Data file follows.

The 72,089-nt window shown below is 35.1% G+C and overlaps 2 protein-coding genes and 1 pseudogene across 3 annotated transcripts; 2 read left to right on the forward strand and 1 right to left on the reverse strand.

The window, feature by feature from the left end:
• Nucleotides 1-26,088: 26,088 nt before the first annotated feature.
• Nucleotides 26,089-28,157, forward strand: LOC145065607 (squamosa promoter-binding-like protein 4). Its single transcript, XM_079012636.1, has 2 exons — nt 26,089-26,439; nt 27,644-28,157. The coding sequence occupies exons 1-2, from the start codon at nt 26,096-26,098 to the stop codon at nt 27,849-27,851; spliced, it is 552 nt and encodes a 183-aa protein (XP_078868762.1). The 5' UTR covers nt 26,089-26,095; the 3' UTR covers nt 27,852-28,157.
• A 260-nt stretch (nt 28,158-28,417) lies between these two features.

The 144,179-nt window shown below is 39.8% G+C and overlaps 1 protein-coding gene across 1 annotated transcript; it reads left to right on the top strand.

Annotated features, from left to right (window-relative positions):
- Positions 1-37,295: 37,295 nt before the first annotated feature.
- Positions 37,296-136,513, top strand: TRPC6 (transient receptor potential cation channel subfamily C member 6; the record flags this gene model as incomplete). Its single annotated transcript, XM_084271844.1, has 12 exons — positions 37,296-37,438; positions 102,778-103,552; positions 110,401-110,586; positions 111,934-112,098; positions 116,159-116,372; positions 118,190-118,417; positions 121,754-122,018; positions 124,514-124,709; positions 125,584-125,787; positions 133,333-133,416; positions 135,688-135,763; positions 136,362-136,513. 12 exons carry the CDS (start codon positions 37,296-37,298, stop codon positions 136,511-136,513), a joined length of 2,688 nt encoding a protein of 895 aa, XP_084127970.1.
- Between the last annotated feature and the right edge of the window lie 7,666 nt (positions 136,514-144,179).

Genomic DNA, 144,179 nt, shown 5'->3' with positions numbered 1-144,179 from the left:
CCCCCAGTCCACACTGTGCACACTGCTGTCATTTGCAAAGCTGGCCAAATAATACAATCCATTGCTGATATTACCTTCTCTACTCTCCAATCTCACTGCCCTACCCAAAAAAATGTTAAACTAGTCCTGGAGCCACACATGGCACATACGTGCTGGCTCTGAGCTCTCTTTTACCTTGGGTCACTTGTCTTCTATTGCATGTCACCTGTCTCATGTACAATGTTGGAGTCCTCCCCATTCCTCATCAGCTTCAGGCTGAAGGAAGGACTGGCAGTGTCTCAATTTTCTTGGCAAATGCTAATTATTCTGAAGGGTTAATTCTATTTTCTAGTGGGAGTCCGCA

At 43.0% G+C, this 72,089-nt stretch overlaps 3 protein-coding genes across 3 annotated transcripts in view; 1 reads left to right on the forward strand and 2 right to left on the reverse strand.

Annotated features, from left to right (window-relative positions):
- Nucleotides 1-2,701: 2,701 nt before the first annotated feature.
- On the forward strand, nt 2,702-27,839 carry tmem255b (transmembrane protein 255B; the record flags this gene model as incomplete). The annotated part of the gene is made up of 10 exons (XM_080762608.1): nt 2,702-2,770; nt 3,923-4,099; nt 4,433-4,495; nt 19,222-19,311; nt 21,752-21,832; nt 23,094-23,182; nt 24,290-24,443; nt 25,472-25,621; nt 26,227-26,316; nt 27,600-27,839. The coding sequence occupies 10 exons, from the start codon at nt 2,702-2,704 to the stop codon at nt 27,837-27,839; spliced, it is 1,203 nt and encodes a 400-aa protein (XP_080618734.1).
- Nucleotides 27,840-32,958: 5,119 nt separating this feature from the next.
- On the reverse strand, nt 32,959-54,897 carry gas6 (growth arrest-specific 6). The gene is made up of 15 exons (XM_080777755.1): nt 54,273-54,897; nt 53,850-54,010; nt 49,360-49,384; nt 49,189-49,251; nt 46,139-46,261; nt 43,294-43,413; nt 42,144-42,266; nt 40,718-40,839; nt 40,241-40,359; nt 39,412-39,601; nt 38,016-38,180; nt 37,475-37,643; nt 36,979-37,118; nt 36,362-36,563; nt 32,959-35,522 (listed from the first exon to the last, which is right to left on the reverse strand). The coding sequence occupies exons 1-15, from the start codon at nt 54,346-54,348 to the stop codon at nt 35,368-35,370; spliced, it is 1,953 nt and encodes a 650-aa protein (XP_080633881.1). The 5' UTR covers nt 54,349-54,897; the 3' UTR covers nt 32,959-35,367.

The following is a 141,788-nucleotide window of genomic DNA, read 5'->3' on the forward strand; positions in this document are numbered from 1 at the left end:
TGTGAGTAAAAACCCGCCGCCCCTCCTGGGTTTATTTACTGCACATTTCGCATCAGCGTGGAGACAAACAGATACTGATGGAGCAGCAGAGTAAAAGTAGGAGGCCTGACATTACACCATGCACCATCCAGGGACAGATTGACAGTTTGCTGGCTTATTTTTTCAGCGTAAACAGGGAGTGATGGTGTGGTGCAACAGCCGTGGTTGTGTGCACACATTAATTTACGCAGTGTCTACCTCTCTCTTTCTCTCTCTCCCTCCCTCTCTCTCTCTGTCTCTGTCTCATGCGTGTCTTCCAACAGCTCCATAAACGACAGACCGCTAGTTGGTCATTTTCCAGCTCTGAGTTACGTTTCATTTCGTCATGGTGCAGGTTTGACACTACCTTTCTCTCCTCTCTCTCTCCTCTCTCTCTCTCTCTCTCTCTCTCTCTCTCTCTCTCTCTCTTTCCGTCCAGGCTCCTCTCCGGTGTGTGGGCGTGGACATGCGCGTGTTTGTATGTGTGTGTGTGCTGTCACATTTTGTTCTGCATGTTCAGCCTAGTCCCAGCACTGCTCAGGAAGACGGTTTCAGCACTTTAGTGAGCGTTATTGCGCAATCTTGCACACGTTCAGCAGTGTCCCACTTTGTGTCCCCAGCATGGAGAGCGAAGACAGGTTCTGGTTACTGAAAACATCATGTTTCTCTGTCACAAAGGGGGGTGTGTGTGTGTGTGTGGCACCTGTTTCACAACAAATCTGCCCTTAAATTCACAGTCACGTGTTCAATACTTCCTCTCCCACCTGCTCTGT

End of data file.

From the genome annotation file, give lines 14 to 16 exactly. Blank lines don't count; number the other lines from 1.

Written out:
Annotated features, from left to right (window-relative positions):
- Nucleotides 1-2,701: 2,701 nt before the first annotated feature.
- On the forward strand, nt 2,702-27,839 carry tmem255b (transmembrane protein 255B; the record flags this gene model as incomplete). The annotated part of the gene is made up of 10 exons (XM_080762608.1): nt 2,702-2,770; nt 3,923-4,099; nt 4,433-4,495; nt 19,222-19,311; nt 21,752-21,832; nt 23,094-23,182; nt 24,290-24,443; nt 25,472-25,621; nt 26,227-26,316; nt 27,600-27,839. The coding sequence occupies 10 exons, from the start codon at nt 2,702-2,704 to the stop codon at nt 27,837-27,839; spliced, it is 1,203 nt and encodes a 400-aa protein (XP_080618734.1).